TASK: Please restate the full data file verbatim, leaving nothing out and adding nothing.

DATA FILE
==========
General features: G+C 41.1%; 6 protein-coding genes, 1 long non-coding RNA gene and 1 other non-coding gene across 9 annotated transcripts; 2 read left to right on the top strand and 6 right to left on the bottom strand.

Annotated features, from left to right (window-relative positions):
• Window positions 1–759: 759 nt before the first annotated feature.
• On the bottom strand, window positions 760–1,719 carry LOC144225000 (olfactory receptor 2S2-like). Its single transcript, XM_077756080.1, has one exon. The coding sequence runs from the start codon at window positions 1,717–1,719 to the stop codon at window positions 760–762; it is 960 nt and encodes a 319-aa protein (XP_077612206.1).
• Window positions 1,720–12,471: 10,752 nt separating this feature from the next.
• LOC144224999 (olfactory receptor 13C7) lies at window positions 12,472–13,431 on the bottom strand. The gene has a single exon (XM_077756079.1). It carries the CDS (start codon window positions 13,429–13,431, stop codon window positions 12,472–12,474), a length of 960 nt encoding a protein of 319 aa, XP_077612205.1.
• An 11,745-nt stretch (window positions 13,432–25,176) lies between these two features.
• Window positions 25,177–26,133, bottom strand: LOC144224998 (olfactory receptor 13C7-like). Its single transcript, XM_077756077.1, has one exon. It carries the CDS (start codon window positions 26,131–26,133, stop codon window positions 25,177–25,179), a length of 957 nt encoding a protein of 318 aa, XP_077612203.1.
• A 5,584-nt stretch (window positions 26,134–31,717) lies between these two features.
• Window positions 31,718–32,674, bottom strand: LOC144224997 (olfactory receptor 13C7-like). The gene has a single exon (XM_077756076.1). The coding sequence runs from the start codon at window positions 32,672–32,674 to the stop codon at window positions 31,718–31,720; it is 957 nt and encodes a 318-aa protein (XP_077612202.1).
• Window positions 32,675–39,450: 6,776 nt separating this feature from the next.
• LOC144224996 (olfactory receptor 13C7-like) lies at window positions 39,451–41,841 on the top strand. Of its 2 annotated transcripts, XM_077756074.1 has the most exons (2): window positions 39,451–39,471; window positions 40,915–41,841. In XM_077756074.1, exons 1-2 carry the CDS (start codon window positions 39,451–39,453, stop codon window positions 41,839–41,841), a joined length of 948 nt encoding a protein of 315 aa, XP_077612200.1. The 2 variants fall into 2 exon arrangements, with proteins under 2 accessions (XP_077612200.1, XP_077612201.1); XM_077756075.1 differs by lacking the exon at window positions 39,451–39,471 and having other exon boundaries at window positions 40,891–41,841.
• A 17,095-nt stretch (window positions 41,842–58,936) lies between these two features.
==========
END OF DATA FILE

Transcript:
General features: G+C 41.1%; 6 protein-coding genes, 1 long non-coding RNA gene and 1 other non-coding gene across 9 annotated transcripts; 2 read left to right on the top strand and 6 right to left on the bottom strand.

Annotated features, from left to right (window-relative positions):
• Window positions 1–759: 759 nt before the first annotated feature.
• On the bottom strand, window positions 760–1,719 carry LOC144225000 (olfactory receptor 2S2-like). Its single transcript, XM_077756080.1, has one exon. The coding sequence runs from the start codon at window positions 1,717–1,719 to the stop codon at window positions 760–762; it is 960 nt and encodes a 319-aa protein (XP_077612206.1).
• Window positions 1,720–12,471: 10,752 nt separating this feature from the next.
• LOC144224999 (olfactory receptor 13C7) lies at window positions 12,472–13,431 on the bottom strand. The gene has a single exon (XM_077756079.1). It carries the CDS (start codon window positions 13,429–13,431, stop codon window positions 12,472–12,474), a length of 960 nt encoding a protein of 319 aa, XP_077612205.1.
• An 11,745-nt stretch (window positions 13,432–25,176) lies between these two features.
• Window positions 25,177–26,133, bottom strand: LOC144224998 (olfactory receptor 13C7-like). Its single transcript, XM_077756077.1, has one exon. It carries the CDS (start codon window positions 26,131–26,133, stop codon window positions 25,177–25,179), a length of 957 nt encoding a protein of 318 aa, XP_077612203.1.
• A 5,584-nt stretch (window positions 26,134–31,717) lies between these two features.
• Window positions 31,718–32,674, bottom strand: LOC144224997 (olfactory receptor 13C7-like). The gene has a single exon (XM_077756076.1). The coding sequence runs from the start codon at window positions 32,672–32,674 to the stop codon at window positions 31,718–31,720; it is 957 nt and encodes a 318-aa protein (XP_077612202.1).
• Window positions 32,675–39,450: 6,776 nt separating this feature from the next.
• LOC144224996 (olfactory receptor 13C7-like) lies at window positions 39,451–41,841 on the top strand. Of its 2 annotated transcripts, XM_077756074.1 has the most exons (2): window positions 39,451–39,471; window positions 40,915–41,841. In XM_077756074.1, exons 1-2 carry the CDS (start codon window positions 39,451–39,453, stop codon window positions 41,839–41,841), a joined length of 948 nt encoding a protein of 315 aa, XP_077612200.1. The 2 variants fall into 2 exon arrangements, with proteins under 2 accessions (XP_077612200.1, XP_077612201.1); XM_077756075.1 differs by lacking the exon at window positions 39,451–39,471 and having other exon boundaries at window positions 40,891–41,841.
• A 17,095-nt stretch (window positions 41,842–58,936) lies between these two features.